The large number of genetic alterations observed in human cancers in the oncogenes and tumor suppressor genes involved in the IGF-1/mTOR pathways (Fig. 2) suggest that drugs may be developed that alter the Warburg effect and some of its consequences. Inhibitors of TOR complex1 (TORC1), which controls protein synthesis and cell cycle progression, are already approved for use in selected cancers. TORC1 is regulated by AMPK, which measures ATP/AMP ratios and nutrient availability. Metformin, which is used as a treatment for type 2 diabetes, stimulates AMPK. Diabetic patients treated with metformin have lower incidences of cancer than diabetics not treated with this drug (33, 34). Indeed, metformin acts as a synthetic lethal drug on cells in culture that contain p53 mutations, demonstrating the close interactions between these two pathways (35). The inhibition of lactate dehydrogenase in cancer cells slows their growth, suggesting the importance of making and secreting lactate from cancer cells. Most hepatocellular carcinomas have lost the expression of glutaminase-2 in mitochondria, even though most of these tumors do not contain p53 mutations (p53 regulates this gene). Returning a cDNA for glutaminase-2 to these cells in culture and expressing this protein, which enhances the use of the TCA cycle, inhibits cell division (22, 23). Thus, glutaminase-2 is acting like a tumor suppressor gene in these situations. Indeed, a wild-type p53 gene and protein are required for efficient mitochondrial DNA replication and mitochondrial maintenance in cells (36). These types of observations suggest that the extensive alterations of metabolic processes in cancer can contribute to the phenotypes of the tumor cells and as such are themselves causal (necessary but not sufficient) for these cancers.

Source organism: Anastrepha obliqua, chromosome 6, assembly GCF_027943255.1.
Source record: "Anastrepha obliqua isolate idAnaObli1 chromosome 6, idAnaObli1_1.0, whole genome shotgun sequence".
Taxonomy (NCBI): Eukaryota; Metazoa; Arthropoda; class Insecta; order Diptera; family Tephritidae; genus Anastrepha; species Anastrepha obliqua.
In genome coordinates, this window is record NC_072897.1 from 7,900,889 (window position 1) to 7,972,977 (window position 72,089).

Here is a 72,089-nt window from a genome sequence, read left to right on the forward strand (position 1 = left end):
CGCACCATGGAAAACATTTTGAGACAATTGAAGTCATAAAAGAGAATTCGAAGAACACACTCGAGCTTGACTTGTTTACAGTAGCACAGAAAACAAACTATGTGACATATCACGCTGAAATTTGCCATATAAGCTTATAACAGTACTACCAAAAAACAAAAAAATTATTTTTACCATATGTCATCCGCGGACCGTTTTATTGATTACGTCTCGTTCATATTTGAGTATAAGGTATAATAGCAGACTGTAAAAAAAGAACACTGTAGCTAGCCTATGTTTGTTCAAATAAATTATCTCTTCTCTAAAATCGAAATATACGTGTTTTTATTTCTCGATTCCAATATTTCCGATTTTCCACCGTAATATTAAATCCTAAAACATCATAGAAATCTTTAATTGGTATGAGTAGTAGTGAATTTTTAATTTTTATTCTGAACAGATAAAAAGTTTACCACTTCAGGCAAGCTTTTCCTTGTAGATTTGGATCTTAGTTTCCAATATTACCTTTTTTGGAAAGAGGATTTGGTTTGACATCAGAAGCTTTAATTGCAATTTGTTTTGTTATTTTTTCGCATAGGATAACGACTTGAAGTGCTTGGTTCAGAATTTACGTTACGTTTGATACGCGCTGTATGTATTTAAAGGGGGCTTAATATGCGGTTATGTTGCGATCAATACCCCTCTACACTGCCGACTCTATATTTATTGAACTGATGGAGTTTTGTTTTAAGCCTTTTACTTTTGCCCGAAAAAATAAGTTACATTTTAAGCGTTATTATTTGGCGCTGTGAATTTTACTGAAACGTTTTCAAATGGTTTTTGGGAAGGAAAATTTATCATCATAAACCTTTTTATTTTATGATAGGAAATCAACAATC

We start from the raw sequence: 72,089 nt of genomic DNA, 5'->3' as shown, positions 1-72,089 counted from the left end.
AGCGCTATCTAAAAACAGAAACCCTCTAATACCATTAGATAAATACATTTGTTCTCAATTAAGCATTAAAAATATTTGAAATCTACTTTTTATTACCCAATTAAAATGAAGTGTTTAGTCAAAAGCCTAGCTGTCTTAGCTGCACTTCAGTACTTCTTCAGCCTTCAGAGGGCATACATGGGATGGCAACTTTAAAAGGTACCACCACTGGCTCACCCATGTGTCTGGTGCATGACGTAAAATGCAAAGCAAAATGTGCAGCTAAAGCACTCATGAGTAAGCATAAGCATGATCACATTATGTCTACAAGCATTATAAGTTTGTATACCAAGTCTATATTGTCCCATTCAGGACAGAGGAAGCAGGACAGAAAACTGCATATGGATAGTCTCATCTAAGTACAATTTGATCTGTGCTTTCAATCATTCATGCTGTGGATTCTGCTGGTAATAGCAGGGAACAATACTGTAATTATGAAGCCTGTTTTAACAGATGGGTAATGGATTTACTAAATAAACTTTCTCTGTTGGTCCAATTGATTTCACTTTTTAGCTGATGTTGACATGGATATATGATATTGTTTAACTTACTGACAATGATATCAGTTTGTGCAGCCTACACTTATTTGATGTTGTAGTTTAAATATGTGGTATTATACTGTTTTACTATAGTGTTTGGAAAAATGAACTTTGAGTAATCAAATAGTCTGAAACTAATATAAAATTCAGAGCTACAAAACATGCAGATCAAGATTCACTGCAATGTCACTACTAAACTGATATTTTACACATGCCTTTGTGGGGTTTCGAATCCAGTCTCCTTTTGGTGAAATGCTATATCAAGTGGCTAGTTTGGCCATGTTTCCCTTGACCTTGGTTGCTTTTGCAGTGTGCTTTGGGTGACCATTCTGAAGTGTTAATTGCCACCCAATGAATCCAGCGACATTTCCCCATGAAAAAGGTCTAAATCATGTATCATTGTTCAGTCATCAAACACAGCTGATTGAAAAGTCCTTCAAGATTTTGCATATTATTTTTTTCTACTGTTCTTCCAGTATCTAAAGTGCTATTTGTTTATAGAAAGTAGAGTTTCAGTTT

The observations and ideas reviewed here suggest a unity in the genes and pathways involved in several diseases. The interrelationships of the p53, AKT, and mTOR pathways (Fig. 2) bring together stress responses and diabetes. Indeed, p53 in adipose tissue can regulate insulin resistance (37). There is a similar overlap among several genes whose mutations predispose an individual to Parkinson’s disease and the functions of those genes in the p53, AKT, and mTOR pathways (38). The connections among chronic inflammatory responses of the immune system, with the activation of NF-κB and its associated metabolic changes (Warburg effect) and PET scan–positive cells, and the formation of cancers of those cells are well established (39). It should not be surprising to observe such a central role of metabolic processes in many disorders and the integration of metabolic pathways with many diverse signal transduction pathways. Metabolic pathways comprise an evolutionarily conserved underlying feature for most functions of a cell and an organism.